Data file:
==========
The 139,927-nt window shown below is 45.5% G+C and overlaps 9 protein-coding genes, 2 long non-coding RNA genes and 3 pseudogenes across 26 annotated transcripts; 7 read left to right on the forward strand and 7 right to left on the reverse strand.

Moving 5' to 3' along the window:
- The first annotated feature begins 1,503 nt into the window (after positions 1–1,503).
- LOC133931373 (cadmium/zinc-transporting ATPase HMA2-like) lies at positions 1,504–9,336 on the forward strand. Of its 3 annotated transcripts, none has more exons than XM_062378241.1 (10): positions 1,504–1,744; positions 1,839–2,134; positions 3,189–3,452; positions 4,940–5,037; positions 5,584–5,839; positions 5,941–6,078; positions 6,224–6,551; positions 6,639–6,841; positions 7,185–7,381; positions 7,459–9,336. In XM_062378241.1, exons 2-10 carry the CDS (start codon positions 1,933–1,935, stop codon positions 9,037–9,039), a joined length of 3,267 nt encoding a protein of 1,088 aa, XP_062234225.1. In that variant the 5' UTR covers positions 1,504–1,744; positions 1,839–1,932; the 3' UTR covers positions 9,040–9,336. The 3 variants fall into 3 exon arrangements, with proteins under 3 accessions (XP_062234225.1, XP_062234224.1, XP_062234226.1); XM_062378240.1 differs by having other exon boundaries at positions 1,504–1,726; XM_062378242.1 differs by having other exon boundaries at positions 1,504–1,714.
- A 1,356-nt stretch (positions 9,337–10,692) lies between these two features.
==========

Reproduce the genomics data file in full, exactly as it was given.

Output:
The 139,927-nt window shown below is 45.5% G+C and overlaps 9 protein-coding genes, 2 long non-coding RNA genes and 3 pseudogenes across 26 annotated transcripts; 7 read left to right on the forward strand and 7 right to left on the reverse strand.

Moving 5' to 3' along the window:
- The first annotated feature begins 1,503 nt into the window (after positions 1–1,503).
- LOC133931373 (cadmium/zinc-transporting ATPase HMA2-like) lies at positions 1,504–9,336 on the forward strand. Of its 3 annotated transcripts, none has more exons than XM_062378241.1 (10): positions 1,504–1,744; positions 1,839–2,134; positions 3,189–3,452; positions 4,940–5,037; positions 5,584–5,839; positions 5,941–6,078; positions 6,224–6,551; positions 6,639–6,841; positions 7,185–7,381; positions 7,459–9,336. In XM_062378241.1, exons 2-10 carry the CDS (start codon positions 1,933–1,935, stop codon positions 9,037–9,039), a joined length of 3,267 nt encoding a protein of 1,088 aa, XP_062234225.1. In that variant the 5' UTR covers positions 1,504–1,744; positions 1,839–1,932; the 3' UTR covers positions 9,040–9,336. The 3 variants fall into 3 exon arrangements, with proteins under 3 accessions (XP_062234225.1, XP_062234224.1, XP_062234226.1); XM_062378240.1 differs by having other exon boundaries at positions 1,504–1,726; XM_062378242.1 differs by having other exon boundaries at positions 1,504–1,714.
- A 1,356-nt stretch (positions 9,337–10,692) lies between these two features.